Army Chief Gen. James McConville said Tuesday he doesn’t believe full vehicle electrification will be a requirement for the service’s follow-on production competition for the Joint Light Tactical Vehicle (JLTV), adding the service will likely focus on potential hybrid power solutions for platforms of that size.

Sen. Tammy Baldwin (D-Wis.) pressed McConville during a Senate Appropriations Defense Subcommittee hearing on why the service was not pursuing “more aggressive transition to electrification” for JLTV as it looks to award the next production contract as soon as next year.


“We’re concerned and we have people looking into electrification. But on the larger combat vehicles [it’s about] what can you do in the near-term and what can you do in the long-term. And in some cases we’re not sure we can get to fully electrification, but can we get to a hybrid [solution] that cuts fuel by 25 percent,” McConville said in response to Baldwin. “But as far as going to a full electrification of [JLTV], I don’t think we’re there yet.”

McConville said he sees a benefit in moving to electrification as a means of reducing logistics burden and lessening vehicles’ acoustic signatures, citing the Army’s ongoing effort to develop an Electric Light Reconnaissance Vehicle concept platform, but said current efforts are likely to stick to smaller platforms.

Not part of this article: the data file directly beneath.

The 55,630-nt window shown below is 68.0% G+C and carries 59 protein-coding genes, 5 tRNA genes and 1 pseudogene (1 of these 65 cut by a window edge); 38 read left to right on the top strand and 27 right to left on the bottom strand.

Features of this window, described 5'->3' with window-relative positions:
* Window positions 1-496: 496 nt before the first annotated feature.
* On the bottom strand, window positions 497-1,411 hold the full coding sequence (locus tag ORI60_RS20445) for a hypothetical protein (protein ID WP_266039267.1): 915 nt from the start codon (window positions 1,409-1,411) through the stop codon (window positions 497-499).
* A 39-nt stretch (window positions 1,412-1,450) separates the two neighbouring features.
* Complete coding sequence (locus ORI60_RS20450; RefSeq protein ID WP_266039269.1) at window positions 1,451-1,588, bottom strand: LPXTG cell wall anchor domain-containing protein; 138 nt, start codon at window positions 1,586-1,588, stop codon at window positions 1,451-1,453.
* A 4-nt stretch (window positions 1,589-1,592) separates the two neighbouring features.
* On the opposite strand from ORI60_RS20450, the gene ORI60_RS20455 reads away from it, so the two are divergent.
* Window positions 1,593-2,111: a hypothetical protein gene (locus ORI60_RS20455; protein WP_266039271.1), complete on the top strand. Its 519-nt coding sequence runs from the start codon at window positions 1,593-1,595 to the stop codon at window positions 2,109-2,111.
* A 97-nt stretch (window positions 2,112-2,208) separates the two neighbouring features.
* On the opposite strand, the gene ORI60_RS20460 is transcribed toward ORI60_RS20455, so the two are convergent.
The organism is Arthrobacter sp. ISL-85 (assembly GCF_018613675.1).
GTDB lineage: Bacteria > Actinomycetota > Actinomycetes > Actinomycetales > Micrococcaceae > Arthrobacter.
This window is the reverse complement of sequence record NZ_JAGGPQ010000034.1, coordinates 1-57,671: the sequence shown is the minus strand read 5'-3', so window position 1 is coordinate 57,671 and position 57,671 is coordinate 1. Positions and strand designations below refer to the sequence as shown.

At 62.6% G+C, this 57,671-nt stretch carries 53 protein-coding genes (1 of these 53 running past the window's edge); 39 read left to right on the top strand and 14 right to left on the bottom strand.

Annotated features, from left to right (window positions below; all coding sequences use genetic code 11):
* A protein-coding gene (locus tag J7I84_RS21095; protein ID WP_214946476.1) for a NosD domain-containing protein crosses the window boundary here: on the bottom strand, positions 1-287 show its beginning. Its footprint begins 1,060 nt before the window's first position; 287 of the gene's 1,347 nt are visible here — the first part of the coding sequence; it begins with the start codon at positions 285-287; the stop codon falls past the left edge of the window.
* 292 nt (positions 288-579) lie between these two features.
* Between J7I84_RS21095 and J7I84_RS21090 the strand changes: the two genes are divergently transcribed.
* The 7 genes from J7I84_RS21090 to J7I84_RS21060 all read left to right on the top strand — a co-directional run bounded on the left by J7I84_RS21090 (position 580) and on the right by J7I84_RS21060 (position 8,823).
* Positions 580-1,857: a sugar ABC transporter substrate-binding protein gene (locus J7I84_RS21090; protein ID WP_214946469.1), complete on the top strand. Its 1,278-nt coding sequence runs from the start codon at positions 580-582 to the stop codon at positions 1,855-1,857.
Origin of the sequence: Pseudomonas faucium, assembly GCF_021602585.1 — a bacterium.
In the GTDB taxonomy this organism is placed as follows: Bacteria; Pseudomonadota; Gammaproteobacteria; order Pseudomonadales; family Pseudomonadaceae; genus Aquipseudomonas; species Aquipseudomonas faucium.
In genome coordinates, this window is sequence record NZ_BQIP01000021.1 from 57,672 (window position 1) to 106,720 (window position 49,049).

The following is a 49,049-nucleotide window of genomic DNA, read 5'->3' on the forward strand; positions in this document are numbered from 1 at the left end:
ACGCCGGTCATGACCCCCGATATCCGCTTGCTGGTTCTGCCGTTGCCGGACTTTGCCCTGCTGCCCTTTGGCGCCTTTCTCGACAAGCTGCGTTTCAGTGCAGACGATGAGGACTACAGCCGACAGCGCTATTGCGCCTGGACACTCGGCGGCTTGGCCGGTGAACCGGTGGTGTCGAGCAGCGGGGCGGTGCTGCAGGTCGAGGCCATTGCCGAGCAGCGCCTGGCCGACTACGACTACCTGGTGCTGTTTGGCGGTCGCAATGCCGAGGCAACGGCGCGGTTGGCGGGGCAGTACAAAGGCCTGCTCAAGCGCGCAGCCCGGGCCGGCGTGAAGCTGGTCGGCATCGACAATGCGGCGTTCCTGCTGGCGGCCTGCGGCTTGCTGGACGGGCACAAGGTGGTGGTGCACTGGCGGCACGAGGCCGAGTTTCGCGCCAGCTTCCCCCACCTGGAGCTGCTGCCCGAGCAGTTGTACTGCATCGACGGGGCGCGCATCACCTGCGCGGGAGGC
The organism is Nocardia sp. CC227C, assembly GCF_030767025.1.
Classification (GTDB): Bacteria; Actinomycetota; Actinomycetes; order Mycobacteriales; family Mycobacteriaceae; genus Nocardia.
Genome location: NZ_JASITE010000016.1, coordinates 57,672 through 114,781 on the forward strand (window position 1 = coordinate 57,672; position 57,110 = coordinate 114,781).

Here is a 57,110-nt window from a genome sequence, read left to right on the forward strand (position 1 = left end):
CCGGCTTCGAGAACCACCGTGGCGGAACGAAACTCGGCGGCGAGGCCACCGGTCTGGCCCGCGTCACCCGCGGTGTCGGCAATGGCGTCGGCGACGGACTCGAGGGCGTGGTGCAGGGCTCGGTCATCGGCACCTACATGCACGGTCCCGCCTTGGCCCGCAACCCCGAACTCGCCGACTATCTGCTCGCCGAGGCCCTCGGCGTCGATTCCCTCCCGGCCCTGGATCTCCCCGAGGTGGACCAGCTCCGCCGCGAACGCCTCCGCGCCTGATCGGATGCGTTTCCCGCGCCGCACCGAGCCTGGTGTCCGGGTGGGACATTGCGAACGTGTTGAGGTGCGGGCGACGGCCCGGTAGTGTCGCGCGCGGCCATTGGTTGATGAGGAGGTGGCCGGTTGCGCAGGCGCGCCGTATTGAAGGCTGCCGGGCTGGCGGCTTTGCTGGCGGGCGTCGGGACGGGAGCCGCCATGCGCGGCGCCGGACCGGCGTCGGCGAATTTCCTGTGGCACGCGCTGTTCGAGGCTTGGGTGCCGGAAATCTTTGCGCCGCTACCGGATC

Oshkosh Defense [OSK] currently manufactures the JLTV in Baldwin’s home state, and the lawmaker questioned McConville on the Army’s push to stretch out the program’s procurement plans in order to shift funds toward higher priority efforts.

“On modernization, I know the Army is divesting from legacy programs to fund other priorities, but the JLTV certainly is not a legacy program or platform. Yet, over the last four years the Army has often characterized the platform as a smaller MRAP or designed for the last war. The requirements that drove the creation of the JLTV do not support this claim and the program was never designed to be the next MRAP for Iraq and Afghanistan,” Baldwin said.

McConville responded that JLTV is an “enduring vehicle not a legacy vehicle,” and that the Army is committed to continue fielding the platform throughout the force.

The Army’s $173 billion FY ‘22 budget request includes reducing JLTV procurement from $884 million in FY ‘21 down to $575 million in FY ‘22, which officials have said will likely lengthen the program’s overall production timeline (Defense Daily, June 1). 

Baldwin then noted the Army’s recently submitted unfunded priorities list to Congress includes $120 million to cover 340 more JLTVs, with the document stating that without additional funds plans to field three to five brigades per year over the next two decades will be “in jeopardy” (Defense Daily, June 2). 

“I would just point out that JLTV continues to sort of act as a bill payer for other programs in the [budget request],” Baldwin said. “That’s of concern.”